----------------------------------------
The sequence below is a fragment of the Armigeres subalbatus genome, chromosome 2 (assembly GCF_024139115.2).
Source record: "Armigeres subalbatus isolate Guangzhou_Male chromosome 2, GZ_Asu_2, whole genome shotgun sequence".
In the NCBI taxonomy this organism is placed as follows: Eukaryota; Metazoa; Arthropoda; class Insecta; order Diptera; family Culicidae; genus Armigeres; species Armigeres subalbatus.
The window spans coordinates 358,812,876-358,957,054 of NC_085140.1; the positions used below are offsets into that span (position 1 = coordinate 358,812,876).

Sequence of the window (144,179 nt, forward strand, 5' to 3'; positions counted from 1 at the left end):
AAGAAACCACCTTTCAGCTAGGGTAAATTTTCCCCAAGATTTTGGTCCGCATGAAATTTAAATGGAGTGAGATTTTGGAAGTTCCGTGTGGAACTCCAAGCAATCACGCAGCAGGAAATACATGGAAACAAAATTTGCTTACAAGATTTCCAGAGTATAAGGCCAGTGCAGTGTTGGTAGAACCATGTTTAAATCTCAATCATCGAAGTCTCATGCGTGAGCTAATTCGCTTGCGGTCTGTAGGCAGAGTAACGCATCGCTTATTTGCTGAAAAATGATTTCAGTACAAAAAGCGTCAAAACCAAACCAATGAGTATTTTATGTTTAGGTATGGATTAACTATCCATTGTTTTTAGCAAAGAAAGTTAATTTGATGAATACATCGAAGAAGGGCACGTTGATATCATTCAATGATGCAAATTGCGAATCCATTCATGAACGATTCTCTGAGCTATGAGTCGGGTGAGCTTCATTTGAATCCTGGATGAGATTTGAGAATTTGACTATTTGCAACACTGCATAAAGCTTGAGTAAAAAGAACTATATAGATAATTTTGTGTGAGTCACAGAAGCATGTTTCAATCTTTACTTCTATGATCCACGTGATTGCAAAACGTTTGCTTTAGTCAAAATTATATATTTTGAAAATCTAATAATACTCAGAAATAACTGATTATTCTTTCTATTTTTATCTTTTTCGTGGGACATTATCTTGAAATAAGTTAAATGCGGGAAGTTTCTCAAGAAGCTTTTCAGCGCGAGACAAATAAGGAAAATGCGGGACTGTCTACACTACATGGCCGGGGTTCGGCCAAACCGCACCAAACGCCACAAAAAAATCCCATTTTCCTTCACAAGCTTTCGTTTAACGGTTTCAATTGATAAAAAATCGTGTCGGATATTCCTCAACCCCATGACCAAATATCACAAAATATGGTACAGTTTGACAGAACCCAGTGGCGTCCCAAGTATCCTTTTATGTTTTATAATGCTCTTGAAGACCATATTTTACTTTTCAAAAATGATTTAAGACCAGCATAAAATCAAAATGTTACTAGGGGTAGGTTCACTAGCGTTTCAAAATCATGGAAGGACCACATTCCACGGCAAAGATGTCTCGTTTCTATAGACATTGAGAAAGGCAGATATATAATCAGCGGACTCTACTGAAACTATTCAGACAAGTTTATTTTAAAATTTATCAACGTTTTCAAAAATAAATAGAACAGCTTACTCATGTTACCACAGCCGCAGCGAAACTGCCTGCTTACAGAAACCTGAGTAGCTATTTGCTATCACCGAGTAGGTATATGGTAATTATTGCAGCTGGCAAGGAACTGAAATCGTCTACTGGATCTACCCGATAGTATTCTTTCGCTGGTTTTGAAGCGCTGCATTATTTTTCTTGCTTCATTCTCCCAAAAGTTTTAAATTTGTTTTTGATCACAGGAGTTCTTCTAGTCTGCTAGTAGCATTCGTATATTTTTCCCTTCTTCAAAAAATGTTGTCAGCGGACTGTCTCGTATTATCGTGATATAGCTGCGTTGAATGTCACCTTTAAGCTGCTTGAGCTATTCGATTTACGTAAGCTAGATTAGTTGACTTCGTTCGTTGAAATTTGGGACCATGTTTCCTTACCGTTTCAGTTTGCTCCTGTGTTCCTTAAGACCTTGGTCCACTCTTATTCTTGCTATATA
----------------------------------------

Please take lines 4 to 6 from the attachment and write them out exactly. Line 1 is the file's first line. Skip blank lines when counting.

The window spans coordinates 358,812,876-358,957,054 of NC_085140.1; the positions used below are offsets into that span (position 1 = coordinate 358,812,876).

Sequence of the window (144,179 nt, forward strand, 5' to 3'; positions counted from 1 at the left end):
AAGAAACCACCTTTCAGCTAGGGTAAATTTTCCCCAAGATTTTGGTCCGCATGAAATTTAAATGGAGTGAGATTTTGGAAGTTCCGTGTGGAACTCCAAGCAATCACGCAGCAGGAAATACATGGAAACAAAATTTGCTTACAAGATTTCCAGAGTATAAGGCCAGTGCAGTGTTGGTAGAACCATGTTTAAATCTCAATCATCGAAGTCTCATGCGTGAGCTAATTCGCTTGCGGTCTGTAGGCAGAGTAACGCATCGCTTATTTGCTGAAAAATGATTTCAGTACAAAAAGCGTCAAAACCAAACCAATGAGTATTTTATGTTTAGGTATGGATTAACTATCCATTGTTTTTAGCAAAGAAAGTTAATTTGATGAATACATCGAAGAAGGGCACGTTGATATCATTCAATGATGCAAATTGCGAATCCATTCATGAACGATTCTCTGAGCTATGAGTCGGGTGAGCTTCATTTGAATCCTGGATGAGATTTGAGAATTTGACTATTTGCAACACTGCATAAAGCTTGAGTAAAAAGAACTATATAGATAATTTTGTGTGAGTCACAGAAGCATGTTTCAATCTTTACTTCTATGATCCACGTGATTGCAAAACGTTTGCTTTAGTCAAAATTATATATTTTGAAAATCTAATAATACTCAGAAATAACTGATTATTCTTTCTATTTTTATCTTTTTCGTGGGACATTATCTTGAAATAAGTTAAATGCGGGAAGTTTCTCAAGAAGCTTTTCAGCGCGAGACAAATAAGGAAAATGCGGGACTGTCTACACTACATGGCCGGGGTTCGGCCAAACCGCACCAAACGCCACAAAAAAATCCCATTTTCCTTCACAAGCTTTCGTTTAACGGTTTCAATTGATAAAAAATCGTGTCGGATATTCCTCAACCCCATGACCAAATATCACAAAATATGGTACAGTTTGACAGAACCCAGTGGCGTCCCAAGTATCCTTTTATGTTTTATAATGCTCTTGAAGACCATATTTTACTTTTCAAAAATGATTTAAGACCAGCATAAAATCAAAATGTTACTAGGGGTAGGTTCACTAGCGTTTCAAAATCATGGAAGGACCACATTCCACGGCAAAGATGTCTCGTTTCTATAGACATTGAGAAAGGCAGATATATAATCAGCGGACTCTACTGAAACTATTCAGACAAGTTTATTTTAAAATTTATCAACGTTTTCAAAAATAAATAGAACAGCTTACTCATGTTACCACAGCCGCAGCGAAACTGCCTGCTTACAGAAACCTGAGTAGCTATTTGCTATCACCGAGTAGGTATATGGTAATTATTGCAGCTGGCAAGGAACTGAAATCGTCTACTGGATCTACCCGATAGTATTCTTTCGCTGGTTTTGAAGCGCTGCATTATTTTTCTTGCTTCATTCTCCCAAAAGTTTTAAATTTGTTTTTGATCACAGGAGTTCTTCTAGTCTGCTAGTAGCATTCGTATATTTTTCCCTTCTTCAAAAAATGTTGTCAGCGGACTGTCTCGTATTATCGTGATATAGCTGCGTTGAATGTCACCTTTAAGCTGCTTGAGCTATTCGATTTACGTAAGCTAGATTAGTTGACTTCGTTCGTTGAAATTTGGGACCATGTTTCCTTACCGTTTCAGTTTGCTCCTGTGTTCCTTAAGACCTTGGTCCACTCTTATTCTTGCTATATA